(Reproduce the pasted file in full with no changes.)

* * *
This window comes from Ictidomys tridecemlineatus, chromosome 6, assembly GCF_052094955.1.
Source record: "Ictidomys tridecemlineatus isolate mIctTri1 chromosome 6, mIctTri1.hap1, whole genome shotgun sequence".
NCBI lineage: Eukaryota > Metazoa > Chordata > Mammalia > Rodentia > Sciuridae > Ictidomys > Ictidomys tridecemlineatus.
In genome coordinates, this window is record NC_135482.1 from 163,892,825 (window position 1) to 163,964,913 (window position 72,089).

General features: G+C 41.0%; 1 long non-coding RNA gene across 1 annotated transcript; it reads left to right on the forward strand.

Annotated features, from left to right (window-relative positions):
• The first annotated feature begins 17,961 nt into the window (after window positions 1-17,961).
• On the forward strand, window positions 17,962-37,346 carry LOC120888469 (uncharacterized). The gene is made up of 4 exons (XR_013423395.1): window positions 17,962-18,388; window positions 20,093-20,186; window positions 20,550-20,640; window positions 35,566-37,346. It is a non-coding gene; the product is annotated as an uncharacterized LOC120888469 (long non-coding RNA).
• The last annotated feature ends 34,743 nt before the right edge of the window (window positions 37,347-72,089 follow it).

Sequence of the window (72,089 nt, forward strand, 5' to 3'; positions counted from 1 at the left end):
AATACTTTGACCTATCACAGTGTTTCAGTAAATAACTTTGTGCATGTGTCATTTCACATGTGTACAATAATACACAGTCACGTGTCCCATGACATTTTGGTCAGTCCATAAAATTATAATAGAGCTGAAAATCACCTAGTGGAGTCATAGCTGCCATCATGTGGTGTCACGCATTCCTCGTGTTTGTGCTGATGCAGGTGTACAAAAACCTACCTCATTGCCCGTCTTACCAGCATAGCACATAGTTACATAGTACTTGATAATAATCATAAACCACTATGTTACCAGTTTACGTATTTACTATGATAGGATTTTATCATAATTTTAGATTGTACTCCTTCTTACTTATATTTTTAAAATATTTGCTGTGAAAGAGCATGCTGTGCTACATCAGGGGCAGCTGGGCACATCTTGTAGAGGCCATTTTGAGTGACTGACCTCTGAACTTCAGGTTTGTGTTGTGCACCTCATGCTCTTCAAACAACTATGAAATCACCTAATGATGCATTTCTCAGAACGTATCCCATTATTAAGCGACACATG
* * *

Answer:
This window comes from Ictidomys tridecemlineatus, chromosome 6, assembly GCF_052094955.1.
Source record: "Ictidomys tridecemlineatus isolate mIctTri1 chromosome 6, mIctTri1.hap1, whole genome shotgun sequence".
NCBI lineage: Eukaryota > Metazoa > Chordata > Mammalia > Rodentia > Sciuridae > Ictidomys > Ictidomys tridecemlineatus.
In genome coordinates, this window is record NC_135482.1 from 163,892,825 (window position 1) to 163,964,913 (window position 72,089).

General features: G+C 41.0%; 1 long non-coding RNA gene across 1 annotated transcript; it reads left to right on the forward strand.

Annotated features, from left to right (window-relative positions):
• The first annotated feature begins 17,961 nt into the window (after window positions 1-17,961).
• On the forward strand, window positions 17,962-37,346 carry LOC120888469 (uncharacterized). The gene is made up of 4 exons (XR_013423395.1): window positions 17,962-18,388; window positions 20,093-20,186; window positions 20,550-20,640; window positions 35,566-37,346. It is a non-coding gene; the product is annotated as an uncharacterized LOC120888469 (long non-coding RNA).
• The last annotated feature ends 34,743 nt before the right edge of the window (window positions 37,347-72,089 follow it).

Sequence of the window (72,089 nt, forward strand, 5' to 3'; positions counted from 1 at the left end):
AATACTTTGACCTATCACAGTGTTTCAGTAAATAACTTTGTGCATGTGTCATTTCACATGTGTACAATAATACACAGTCACGTGTCCCATGACATTTTGGTCAGTCCATAAAATTATAATAGAGCTGAAAATCACCTAGTGGAGTCATAGCTGCCATCATGTGGTGTCACGCATTCCTCGTGTTTGTGCTGATGCAGGTGTACAAAAACCTACCTCATTGCCCGTCTTACCAGCATAGCACATAGTTACATAGTACTTGATAATAATCATAAACCACTATGTTACCAGTTTACGTATTTACTATGATAGGATTTTATCATAATTTTAGATTGTACTCCTTCTTACTTATATTTTTAAAATATTTGCTGTGAAAGAGCATGCTGTGCTACATCAGGGGCAGCTGGGCACATCTTGTAGAGGCCATTTTGAGTGACTGACCTCTGAACTTCAGGTTTGTGTTGTGCACCTCATGCTCTTCAAACAACTATGAAATCACCTAATGATGCATTTCTCAGAACGTATCCCATTATTAAGCGACACATG